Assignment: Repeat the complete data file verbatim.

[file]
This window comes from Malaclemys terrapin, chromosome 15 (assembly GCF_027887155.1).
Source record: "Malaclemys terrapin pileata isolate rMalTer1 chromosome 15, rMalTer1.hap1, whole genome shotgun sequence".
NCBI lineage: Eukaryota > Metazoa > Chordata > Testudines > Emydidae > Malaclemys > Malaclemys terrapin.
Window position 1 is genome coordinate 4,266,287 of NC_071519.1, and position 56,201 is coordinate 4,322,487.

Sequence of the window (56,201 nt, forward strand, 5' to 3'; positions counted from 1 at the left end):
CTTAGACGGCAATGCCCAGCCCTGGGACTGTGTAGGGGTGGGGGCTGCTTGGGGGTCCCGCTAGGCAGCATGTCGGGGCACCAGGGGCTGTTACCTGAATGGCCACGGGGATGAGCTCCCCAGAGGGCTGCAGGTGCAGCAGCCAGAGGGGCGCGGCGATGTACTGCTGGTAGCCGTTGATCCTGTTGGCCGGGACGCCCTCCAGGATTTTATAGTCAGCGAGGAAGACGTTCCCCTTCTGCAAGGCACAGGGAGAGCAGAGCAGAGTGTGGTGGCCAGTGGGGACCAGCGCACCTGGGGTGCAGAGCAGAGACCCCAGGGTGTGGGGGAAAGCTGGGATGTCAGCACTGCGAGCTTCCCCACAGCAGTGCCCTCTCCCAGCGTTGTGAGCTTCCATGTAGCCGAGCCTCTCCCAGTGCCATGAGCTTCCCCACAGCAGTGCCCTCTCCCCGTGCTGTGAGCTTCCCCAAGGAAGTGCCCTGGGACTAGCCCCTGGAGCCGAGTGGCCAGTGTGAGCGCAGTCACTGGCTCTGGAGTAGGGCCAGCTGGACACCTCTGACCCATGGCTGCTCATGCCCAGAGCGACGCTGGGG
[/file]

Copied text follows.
This window comes from Malaclemys terrapin, chromosome 15 (assembly GCF_027887155.1).
Source record: "Malaclemys terrapin pileata isolate rMalTer1 chromosome 15, rMalTer1.hap1, whole genome shotgun sequence".
NCBI lineage: Eukaryota > Metazoa > Chordata > Testudines > Emydidae > Malaclemys > Malaclemys terrapin.
Window position 1 is genome coordinate 4,266,287 of NC_071519.1, and position 56,201 is coordinate 4,322,487.

Sequence of the window (56,201 nt, forward strand, 5' to 3'; positions counted from 1 at the left end):
CTTAGACGGCAATGCCCAGCCCTGGGACTGTGTAGGGGTGGGGGCTGCTTGGGGGTCCCGCTAGGCAGCATGTCGGGGCACCAGGGGCTGTTACCTGAATGGCCACGGGGATGAGCTCCCCAGAGGGCTGCAGGTGCAGCAGCCAGAGGGGCGCGGCGATGTACTGCTGGTAGCCGTTGATCCTGTTGGCCGGGACGCCCTCCAGGATTTTATAGTCAGCGAGGAAGACGTTCCCCTTCTGCAAGGCACAGGGAGAGCAGAGCAGAGTGTGGTGGCCAGTGGGGACCAGCGCACCTGGGGTGCAGAGCAGAGACCCCAGGGTGTGGGGGAAAGCTGGGATGTCAGCACTGCGAGCTTCCCCACAGCAGTGCCCTCTCCCAGCGTTGTGAGCTTCCATGTAGCCGAGCCTCTCCCAGTGCCATGAGCTTCCCCACAGCAGTGCCCTCTCCCCGTGCTGTGAGCTTCCCCAAGGAAGTGCCCTGGGACTAGCCCCTGGAGCCGAGTGGCCAGTGTGAGCGCAGTCACTGGCTCTGGAGTAGGGCCAGCTGGACACCTCTGACCCATGGCTGCTCATGCCCAGAGCGACGCTGGGG